Financing practices on the JSE - an empirical test of the trade-off and pecking order theories of capital structure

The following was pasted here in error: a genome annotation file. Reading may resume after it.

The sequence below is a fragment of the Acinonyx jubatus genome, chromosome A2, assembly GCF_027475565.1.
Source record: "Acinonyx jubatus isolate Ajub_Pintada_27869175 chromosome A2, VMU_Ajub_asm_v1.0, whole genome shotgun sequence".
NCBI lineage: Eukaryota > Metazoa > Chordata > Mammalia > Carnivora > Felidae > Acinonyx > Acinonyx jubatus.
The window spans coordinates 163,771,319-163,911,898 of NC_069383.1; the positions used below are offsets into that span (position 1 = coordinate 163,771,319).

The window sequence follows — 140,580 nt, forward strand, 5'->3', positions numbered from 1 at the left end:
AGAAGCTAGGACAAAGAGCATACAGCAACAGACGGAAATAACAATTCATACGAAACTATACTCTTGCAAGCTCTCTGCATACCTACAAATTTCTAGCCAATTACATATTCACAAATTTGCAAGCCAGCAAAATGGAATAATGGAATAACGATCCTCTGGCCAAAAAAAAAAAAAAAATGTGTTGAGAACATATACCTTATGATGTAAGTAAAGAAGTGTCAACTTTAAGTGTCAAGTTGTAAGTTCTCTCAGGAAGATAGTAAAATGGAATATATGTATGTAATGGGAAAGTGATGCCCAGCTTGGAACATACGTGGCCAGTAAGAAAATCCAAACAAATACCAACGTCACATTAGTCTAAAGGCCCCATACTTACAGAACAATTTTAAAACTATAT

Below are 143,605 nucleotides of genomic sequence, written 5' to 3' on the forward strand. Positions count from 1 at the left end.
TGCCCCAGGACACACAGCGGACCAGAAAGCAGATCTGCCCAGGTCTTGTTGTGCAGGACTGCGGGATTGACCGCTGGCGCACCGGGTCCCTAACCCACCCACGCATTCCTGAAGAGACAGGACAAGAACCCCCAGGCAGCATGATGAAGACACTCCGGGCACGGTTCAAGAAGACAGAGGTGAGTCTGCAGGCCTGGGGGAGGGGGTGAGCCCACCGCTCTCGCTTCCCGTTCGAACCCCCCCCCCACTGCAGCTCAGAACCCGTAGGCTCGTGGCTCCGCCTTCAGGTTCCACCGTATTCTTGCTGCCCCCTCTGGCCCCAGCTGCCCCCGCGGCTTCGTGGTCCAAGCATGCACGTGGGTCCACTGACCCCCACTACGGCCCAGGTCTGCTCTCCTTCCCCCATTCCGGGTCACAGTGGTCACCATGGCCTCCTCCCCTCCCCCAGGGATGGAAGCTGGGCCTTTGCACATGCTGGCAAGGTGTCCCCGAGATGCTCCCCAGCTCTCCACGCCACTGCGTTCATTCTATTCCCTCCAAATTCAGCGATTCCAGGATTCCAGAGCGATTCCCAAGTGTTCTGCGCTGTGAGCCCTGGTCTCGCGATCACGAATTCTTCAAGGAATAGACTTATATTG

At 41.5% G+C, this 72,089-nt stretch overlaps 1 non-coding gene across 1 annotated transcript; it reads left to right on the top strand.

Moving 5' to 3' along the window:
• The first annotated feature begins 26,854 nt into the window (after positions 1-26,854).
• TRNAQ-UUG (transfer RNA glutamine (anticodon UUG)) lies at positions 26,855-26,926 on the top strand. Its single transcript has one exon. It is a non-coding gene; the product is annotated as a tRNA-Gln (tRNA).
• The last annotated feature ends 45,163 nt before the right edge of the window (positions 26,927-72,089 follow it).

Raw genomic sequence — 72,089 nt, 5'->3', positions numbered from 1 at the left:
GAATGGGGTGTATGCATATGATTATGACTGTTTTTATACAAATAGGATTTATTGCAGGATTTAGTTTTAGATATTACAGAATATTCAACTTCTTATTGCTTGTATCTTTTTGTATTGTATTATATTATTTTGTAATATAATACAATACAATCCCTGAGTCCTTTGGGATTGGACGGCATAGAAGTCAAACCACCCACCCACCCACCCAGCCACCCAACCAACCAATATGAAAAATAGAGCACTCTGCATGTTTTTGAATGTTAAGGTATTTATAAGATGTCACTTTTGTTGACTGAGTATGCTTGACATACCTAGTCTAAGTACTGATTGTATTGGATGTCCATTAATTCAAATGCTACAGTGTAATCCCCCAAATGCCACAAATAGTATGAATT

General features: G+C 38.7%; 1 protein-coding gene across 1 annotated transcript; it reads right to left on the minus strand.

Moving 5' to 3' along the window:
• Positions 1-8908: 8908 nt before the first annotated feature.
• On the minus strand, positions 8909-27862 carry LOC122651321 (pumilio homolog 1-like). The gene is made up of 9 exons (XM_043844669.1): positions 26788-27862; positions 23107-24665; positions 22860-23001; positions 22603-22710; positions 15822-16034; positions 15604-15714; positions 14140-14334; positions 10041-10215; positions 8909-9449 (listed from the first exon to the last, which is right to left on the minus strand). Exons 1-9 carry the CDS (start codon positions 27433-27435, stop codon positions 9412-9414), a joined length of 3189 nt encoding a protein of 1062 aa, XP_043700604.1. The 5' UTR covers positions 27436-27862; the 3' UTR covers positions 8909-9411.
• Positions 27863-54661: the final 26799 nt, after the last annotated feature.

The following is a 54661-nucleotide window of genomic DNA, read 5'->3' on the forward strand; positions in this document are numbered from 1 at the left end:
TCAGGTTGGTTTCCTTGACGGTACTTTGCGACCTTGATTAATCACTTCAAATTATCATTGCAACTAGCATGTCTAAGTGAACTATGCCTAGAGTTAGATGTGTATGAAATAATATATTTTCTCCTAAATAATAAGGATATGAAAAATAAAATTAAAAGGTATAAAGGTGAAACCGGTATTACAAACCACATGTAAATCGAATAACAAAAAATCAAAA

This study offers an empirical test of the trade-off and pecking order theories of capital structure by examining the financing practices of a panel of 104 non-financial JSE-listed companies observed over the 1999-2011 period. At its core, the trade-off theory predicts that firms will balance the marginal benefits of additional leverage against the marginal costs, such that achieving an optimal, value-maximising, target debt-to-equity ratio becomes the focal point of the capital structure decision. On the other hand, the pecking order theory rejects the notion that firms focus on a target debt-to-equity ratio and instead make the financing decision based on a hierarchy of preference derived from the relative informational costs of internal and external financing (in the form of debt and equity issuances). Although the two theories have classically been viewed as mutually exclusive characterisations of the capital structure decision, an examination of the available empirical evidence reveals that it is difficult, if not impossible, to clearly reject any one theory in favour of another. Indeed, Myers (1984) famously speaks of the ‘capital structure puzzle’. This study will argue and attempt to demonstrate that in a dynamic sense, it is likely that firms apply aspects of each theory when making the capital structure decision, and the relevance of each is context-dependent and time-varying. In other words, these theories are not applied with mutual exclusivity through time, and thus one should find that aspects of each appear to hold a degree of explanatory power in an empirical capital structure model. Although beyond the scope of this study, it is likely that dynamic market-timing, industry and macroeconomic conditions play an important role too. Against this backdrop, it is unsurprising that this study finds varying levels of support for both the trade-off and pecking order theories. Examining the relationship between leverage and firm-specific factors, there is evidence of a negative relationship between profitability and leverage; a positive relationship between size and leverage; a positive relationship between asset tangibility and leverage; a positive relationship between the industry median debt ratio and leverage; and a positive (but insignificant) relationship between perceived growth opportunities and leverage. This suggests that larger firms and firms with a higher degree of asset tangibility tend to carry greater levels of debt in their capital structures, while firms experiencing greater profitability tend to carry less leverage. The positive coefficient on industry median leverage suggests a significant role played by industry-specific factors. A test of Frank and Goyal’s (2003) pecking order model shows that decreases in both sales/turnover and profitability are associated with increases in leverage; and a financing deficit (surplus) is associated with an increase (decrease) in leverage. This is notably consistent with the pecking order model, in which declining sales and profitability puts pressure on the ability of the company to generate sufficient internal funds to meet investment and payout demands (thus creating a possible financing deficit), which shows up as an increased demand for external funds (with debt as the first choice) and consequently higher leverage. Finally, the speed of adjustment for JSE-listed firms is estimated to lie in the 30-50% range (i.e. a half-life for capital structure shocks of between 1 – 2 years), slightly higher than US-based estimates, and suggesting that achieving and maintaining an optimal leverage outcome may be an important aspect of the capital structure decision (as per the trade-off model). It must be noted, however, that methodological drawbacks make it difficult to effectively disentangle true adjustment (as per the trade-off model) from mean reversion. Overall, these results suggest that the predictions of the trade-off and pecking order theories each seem to play a role in the capital structure decision of JSE-listed companies, which is consistent with the idea that they are not applied with mutual exclusivity in practice. An accurate characterisation of financing practices in this context should thus incorporate aspects of both theories. Further studies in this area should look into the role played by capital market, macroeconomic and industry conditions in the capital structure decision of JSE-listed companies.